Effie’s uncompromising struggle is the heart of the story, and audiences can’t help but be mesmerized by the emotional standout performance of newcomer Jennifer Hudson whose pitch perfect multi layered portrayal of the outspoken, but vulnerable, Effie is matched only by the riveting way she belts out a song from the very core of her soul. When she sings the showstopper, “And I Am Telling You I’m Not Going” she brings down the house. Her vocal performance is so moving it brought well-deserved cheers from the audience at my screening (and I am sure others) who felt the inner pain she evokes after being rejected in more ways than one.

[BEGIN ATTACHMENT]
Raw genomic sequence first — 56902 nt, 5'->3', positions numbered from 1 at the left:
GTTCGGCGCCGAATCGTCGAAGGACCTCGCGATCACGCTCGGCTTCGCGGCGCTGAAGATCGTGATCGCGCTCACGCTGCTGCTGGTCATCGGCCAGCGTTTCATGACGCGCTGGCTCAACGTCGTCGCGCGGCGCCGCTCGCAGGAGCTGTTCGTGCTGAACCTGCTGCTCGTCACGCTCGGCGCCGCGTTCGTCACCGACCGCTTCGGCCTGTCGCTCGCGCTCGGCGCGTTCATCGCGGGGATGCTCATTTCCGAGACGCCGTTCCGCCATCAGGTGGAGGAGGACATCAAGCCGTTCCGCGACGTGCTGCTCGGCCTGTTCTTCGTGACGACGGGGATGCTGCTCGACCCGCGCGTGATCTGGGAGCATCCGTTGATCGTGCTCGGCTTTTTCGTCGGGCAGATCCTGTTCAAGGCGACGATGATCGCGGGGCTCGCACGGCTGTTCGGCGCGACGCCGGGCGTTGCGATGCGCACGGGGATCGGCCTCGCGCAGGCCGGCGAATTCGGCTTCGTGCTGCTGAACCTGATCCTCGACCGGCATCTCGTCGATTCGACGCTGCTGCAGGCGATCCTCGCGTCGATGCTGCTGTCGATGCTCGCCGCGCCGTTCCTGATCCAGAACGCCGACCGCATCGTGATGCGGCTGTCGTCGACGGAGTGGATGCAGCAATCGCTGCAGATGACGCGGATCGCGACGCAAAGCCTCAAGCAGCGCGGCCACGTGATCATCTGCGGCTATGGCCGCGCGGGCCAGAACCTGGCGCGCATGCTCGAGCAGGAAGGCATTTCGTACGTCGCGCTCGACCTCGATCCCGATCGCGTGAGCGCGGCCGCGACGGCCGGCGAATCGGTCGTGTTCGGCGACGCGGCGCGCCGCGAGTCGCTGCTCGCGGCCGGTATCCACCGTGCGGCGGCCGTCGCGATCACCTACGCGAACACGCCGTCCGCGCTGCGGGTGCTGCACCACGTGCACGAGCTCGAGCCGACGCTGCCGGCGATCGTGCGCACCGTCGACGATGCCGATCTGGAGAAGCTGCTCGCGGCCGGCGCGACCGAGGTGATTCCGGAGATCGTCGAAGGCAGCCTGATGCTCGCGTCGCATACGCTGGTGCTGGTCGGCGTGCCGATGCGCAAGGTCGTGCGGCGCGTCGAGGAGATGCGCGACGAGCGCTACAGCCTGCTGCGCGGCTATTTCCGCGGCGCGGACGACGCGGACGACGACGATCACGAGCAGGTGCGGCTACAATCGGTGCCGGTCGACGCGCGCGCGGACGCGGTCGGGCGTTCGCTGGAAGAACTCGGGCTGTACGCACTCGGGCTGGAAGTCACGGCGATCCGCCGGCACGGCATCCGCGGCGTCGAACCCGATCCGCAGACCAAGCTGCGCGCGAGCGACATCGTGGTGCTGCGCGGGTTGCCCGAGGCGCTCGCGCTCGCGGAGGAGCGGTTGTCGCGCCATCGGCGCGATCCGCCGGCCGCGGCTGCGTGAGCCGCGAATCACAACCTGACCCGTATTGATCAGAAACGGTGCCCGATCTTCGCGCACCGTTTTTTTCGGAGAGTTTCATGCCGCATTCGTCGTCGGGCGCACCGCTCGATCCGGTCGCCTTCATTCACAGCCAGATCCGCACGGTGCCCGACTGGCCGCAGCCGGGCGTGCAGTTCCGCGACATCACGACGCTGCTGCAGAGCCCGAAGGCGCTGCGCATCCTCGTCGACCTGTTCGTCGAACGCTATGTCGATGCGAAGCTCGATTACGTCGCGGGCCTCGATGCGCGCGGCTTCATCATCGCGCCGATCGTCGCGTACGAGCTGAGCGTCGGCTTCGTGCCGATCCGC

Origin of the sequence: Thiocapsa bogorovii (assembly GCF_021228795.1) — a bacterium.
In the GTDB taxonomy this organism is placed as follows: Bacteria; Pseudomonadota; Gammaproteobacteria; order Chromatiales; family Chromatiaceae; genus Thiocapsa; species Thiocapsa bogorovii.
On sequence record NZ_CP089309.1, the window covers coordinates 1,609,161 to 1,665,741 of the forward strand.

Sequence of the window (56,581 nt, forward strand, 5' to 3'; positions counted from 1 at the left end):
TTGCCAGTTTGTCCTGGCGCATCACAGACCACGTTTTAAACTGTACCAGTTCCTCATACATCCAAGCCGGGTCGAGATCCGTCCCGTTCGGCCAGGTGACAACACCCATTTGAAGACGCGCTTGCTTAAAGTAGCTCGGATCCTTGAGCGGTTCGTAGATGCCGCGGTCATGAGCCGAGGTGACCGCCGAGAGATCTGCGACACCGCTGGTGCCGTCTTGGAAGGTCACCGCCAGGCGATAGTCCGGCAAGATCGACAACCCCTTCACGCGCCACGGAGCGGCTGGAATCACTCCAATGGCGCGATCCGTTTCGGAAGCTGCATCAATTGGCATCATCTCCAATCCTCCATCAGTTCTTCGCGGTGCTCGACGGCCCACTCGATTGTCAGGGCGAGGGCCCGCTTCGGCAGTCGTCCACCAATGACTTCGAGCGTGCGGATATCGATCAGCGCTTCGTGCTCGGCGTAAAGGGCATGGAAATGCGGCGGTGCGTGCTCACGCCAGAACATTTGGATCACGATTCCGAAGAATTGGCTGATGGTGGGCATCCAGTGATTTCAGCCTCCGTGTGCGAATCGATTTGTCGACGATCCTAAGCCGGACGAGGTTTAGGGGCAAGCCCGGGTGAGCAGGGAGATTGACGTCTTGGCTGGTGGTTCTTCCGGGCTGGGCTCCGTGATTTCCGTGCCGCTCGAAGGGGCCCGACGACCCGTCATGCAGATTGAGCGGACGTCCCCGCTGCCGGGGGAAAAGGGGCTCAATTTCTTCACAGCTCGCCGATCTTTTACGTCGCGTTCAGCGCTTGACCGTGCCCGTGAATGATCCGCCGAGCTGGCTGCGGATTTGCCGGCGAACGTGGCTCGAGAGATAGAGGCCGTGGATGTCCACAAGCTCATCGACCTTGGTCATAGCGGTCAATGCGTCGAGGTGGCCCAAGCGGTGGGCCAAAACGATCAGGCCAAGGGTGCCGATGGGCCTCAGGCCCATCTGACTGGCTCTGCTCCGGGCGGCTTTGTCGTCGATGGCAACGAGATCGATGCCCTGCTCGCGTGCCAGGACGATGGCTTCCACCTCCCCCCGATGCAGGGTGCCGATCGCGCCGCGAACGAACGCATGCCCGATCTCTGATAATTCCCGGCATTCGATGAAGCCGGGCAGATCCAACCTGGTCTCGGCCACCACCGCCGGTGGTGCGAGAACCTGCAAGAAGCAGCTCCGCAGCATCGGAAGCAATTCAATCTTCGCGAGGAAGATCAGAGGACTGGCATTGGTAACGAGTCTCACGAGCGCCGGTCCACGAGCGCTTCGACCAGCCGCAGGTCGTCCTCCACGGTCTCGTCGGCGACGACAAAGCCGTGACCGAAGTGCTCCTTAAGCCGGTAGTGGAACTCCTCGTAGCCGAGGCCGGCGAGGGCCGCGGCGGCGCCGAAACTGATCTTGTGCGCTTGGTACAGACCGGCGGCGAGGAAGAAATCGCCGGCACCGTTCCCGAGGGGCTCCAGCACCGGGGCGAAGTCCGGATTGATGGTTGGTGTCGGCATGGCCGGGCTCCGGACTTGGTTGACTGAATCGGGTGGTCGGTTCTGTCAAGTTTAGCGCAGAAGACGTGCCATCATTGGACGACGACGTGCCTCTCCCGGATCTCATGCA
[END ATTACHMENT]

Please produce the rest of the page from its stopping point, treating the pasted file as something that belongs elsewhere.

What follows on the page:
Beyonce is well cast and also good considering her smaller role. However, the emphasis is on showcasing Beyonce’s beauty and glamour in formfitting gowns, wigs and makeup rather than exploring her acting ability. She is actually relegated to supporting role as Deena, an innocent victim of Curtis’s scheming ways, as she, Lorrell and Effie’s replacement in the group, rise to the top of the music world. Deena gets caught up in the exploitation and seedy dealings of her ruthless impresario/ husband and has to pay the price as well as others who fall victim to the ugly side of the business where greed, jealousy, betrayal, infidelity and drugs are prevalent. Only when the truth of Curtis’s harmful actions comes into focus does Deena react in a defying way and then reaches out to make amends with her long-suffering, unemployed former group member and friend, Effie.